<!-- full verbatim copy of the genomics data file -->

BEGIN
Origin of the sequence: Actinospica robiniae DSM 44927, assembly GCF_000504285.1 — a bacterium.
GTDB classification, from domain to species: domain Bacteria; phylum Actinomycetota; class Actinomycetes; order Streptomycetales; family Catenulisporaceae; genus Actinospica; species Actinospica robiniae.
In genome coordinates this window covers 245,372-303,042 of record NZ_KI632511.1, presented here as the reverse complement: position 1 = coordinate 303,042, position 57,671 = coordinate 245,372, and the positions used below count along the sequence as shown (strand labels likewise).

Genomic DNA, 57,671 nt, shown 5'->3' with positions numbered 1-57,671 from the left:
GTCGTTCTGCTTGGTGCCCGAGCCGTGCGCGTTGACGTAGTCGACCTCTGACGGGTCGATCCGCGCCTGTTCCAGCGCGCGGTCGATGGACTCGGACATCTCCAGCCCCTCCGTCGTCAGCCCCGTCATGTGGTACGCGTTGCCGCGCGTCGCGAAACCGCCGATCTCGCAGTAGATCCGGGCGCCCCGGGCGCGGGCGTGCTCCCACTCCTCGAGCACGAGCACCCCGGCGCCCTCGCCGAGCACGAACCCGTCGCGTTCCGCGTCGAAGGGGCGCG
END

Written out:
Origin of the sequence: Actinospica robiniae DSM 44927, assembly GCF_000504285.1 — a bacterium.
GTDB classification, from domain to species: domain Bacteria; phylum Actinomycetota; class Actinomycetes; order Streptomycetales; family Catenulisporaceae; genus Actinospica; species Actinospica robiniae.
In genome coordinates this window covers 245,372-303,042 of record NZ_KI632511.1, presented here as the reverse complement: position 1 = coordinate 303,042, position 57,671 = coordinate 245,372, and the positions used below count along the sequence as shown (strand labels likewise).

Genomic DNA, 57,671 nt, shown 5'->3' with positions numbered 1-57,671 from the left:
GTCGTTCTGCTTGGTGCCCGAGCCGTGCGCGTTGACGTAGTCGACCTCTGACGGGTCGATCCGCGCCTGTTCCAGCGCGCGGTCGATGGACTCGGACATCTCCAGCCCCTCCGTCGTCAGCCCCGTCATGTGGTACGCGTTGCCGCGCGTCGCGAAACCGCCGATCTCGCAGTAGATCCGGGCGCCCCGGGCGCGGGCGTGCTCCCACTCCTCGAGCACGAGCACCCCGGCGCCCTCGCCGAGCACGAACCCGTCGCGTTCCGCGTCGAAGGGGCGCG